(Taken from Notes Made at the Conferences of Dom Prosper Guéranger)
Qui ex Patre Filioque procedit: this same Holy Ghost proceedeth from the Father and the Son. How could one suppose that the Father and the Son are not united? There needs must be a link uniting One to the Other. The Father and the Son are not merely in juxtaposition, but a Link unites Them, embraces Them, and this Link proceeds from Both of Them, forming but One with Them; and this Mutual Love is no other than the Holy Ghost.
At the Council of Nicaea, in drawing up the Symbol, the main attention of the Fathers was directed to what treated of Jesus Christ; at the Council of Constantinople, they resolved upon completing the Nicene Creed, by adding what regards the Holy Ghost, save the words Filioque; as they expressed it, the words simply stood Qui ex Patre procedit. The Fathers of this Council saw no necessity of saying more on the subject of the Procession, because the words of Our Lord, in the Gospel, leave no doubt on the matter. “I will send you the Spirit of Truth who proceedeth from the Father:” Ego mittam vobis a Patre Spiritum veritatis qui a Patre procedit. (S. John, xv. 26): He is therefore, likewise the Principle of the Holy Ghost, as He sends Him. The Father sends the Son, and it is evident that the Son is begotten by the Father; Our Lord here saying: “I will send you the Spirit,” proves that He is Himself the Source of the Holy Ghost, as is the Father. And if our Lord adds these words: Qui a Patre procedit, He in no way means to say that the Holy Ghost proceeds from the Father only; it is merely in order to give further expression to His own words, and to emphasize that not He alone sends this Divine Spirit, but that the Father, conjointly with the Son, sends Him.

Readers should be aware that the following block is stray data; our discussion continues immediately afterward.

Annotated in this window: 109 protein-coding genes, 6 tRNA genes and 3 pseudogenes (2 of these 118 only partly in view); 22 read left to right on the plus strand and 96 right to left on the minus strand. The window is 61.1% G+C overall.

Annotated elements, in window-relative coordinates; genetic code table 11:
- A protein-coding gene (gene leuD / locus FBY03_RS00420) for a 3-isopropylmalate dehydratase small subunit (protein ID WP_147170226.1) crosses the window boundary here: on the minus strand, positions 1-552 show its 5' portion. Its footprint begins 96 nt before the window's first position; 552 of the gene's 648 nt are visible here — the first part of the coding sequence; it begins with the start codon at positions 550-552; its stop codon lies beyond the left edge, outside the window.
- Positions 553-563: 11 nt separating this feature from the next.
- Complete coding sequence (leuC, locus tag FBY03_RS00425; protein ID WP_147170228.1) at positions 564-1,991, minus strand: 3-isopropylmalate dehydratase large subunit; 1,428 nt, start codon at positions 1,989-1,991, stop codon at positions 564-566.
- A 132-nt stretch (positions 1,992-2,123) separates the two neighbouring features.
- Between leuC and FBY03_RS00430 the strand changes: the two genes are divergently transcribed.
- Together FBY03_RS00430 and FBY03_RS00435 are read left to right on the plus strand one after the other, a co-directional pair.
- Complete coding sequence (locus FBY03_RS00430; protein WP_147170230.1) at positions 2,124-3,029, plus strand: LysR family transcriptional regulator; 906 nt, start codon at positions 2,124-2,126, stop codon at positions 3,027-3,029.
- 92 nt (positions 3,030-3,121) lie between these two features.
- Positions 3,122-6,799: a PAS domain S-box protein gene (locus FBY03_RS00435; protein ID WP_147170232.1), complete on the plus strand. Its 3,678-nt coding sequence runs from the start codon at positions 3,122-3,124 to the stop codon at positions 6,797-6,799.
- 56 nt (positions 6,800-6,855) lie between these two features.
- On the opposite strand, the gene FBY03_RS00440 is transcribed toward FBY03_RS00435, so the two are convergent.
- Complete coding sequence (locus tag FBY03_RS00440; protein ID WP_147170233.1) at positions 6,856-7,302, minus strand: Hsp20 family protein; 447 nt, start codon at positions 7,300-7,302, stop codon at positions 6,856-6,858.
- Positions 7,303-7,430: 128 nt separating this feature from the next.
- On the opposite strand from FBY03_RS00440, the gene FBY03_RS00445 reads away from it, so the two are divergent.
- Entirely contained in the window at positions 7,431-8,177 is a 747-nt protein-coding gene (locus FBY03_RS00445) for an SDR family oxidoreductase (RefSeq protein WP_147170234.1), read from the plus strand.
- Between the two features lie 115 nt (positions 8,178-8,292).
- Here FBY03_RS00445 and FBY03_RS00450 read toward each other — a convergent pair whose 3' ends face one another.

The Greeks refused to admit this Truth, and so raised disputations on this passage, in order to overturn the Dogma of the Trinity. But we believe that the Trinity is linked in Its Three Persons, in this ineffable manner, namely, that the First Person begets the Second; the First and the Second are united to one another by the Third. If belief be refused in this Bond produced by the Father and the Son, and linking Them together, the Holy Ghost would be utterly isolated from the Son, the Trinity would be destroyed.
It was in Spain that the addition of the Filioque was first of all introduced into the Creed, in order to express with greater precision what the Fathers of Constantinople had declared; this change was begun in the eighth century; but the Roman Church did not adopt it till the eleventh. She knew that such a measure would provoke difficulties; but seeing the necessity, she decided upon it, and since then, this addition to the Symbol has become obligatory on the whole [Western] Church.